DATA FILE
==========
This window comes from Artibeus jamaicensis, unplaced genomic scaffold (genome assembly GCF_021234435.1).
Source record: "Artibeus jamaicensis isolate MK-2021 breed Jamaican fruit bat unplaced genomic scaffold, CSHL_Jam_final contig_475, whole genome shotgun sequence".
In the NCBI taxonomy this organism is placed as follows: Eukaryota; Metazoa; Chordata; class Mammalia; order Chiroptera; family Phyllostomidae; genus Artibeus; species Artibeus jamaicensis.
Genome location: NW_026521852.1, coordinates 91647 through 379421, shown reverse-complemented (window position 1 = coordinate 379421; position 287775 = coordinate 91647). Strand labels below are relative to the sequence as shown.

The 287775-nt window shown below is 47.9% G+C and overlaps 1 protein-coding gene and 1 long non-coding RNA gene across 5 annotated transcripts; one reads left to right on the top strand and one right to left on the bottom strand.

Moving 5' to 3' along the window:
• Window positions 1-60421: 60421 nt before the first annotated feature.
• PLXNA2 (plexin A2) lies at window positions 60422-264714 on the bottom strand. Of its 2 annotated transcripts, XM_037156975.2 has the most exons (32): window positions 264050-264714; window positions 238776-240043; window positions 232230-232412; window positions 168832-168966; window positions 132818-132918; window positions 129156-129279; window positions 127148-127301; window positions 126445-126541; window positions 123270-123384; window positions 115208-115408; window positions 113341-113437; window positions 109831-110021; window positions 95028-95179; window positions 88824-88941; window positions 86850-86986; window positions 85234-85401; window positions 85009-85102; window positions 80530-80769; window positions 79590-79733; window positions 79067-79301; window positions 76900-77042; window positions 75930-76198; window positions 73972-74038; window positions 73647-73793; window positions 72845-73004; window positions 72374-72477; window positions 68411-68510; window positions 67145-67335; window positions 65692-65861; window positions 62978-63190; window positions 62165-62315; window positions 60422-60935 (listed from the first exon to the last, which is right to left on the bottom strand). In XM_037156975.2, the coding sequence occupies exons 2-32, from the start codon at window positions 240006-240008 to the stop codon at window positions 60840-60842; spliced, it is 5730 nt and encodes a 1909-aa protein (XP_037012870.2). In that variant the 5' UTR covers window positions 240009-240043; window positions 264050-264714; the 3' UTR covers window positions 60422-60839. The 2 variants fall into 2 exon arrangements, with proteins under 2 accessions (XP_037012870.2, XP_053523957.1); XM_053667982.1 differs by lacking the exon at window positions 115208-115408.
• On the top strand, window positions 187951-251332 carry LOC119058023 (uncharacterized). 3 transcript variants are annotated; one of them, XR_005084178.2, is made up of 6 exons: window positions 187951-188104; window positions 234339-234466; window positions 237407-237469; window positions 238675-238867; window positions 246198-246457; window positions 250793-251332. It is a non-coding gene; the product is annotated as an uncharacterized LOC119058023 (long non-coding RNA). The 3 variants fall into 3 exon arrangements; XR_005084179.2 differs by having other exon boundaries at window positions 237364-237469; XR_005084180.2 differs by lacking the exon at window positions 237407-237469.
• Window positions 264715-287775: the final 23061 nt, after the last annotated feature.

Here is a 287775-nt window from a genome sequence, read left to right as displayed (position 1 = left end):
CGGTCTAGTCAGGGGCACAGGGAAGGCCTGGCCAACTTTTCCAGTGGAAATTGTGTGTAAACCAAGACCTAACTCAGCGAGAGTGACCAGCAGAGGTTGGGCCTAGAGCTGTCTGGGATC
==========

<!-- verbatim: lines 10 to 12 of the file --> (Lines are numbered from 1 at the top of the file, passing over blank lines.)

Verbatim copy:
• Window positions 264715-287775: the final 23061 nt, after the last annotated feature.

Here is a 287775-nt window from a genome sequence, read left to right as displayed (position 1 = left end):
CGGTCTAGTCAGGGGCACAGGGAAGGCCTGGCCAACTTTTCCAGTGGAAATTGTGTGTAAACCAAGACCTAACTCAGCGAGAGTGACCAGCAGAGGTTGGGCCTAGAGCTGTCTGGGATC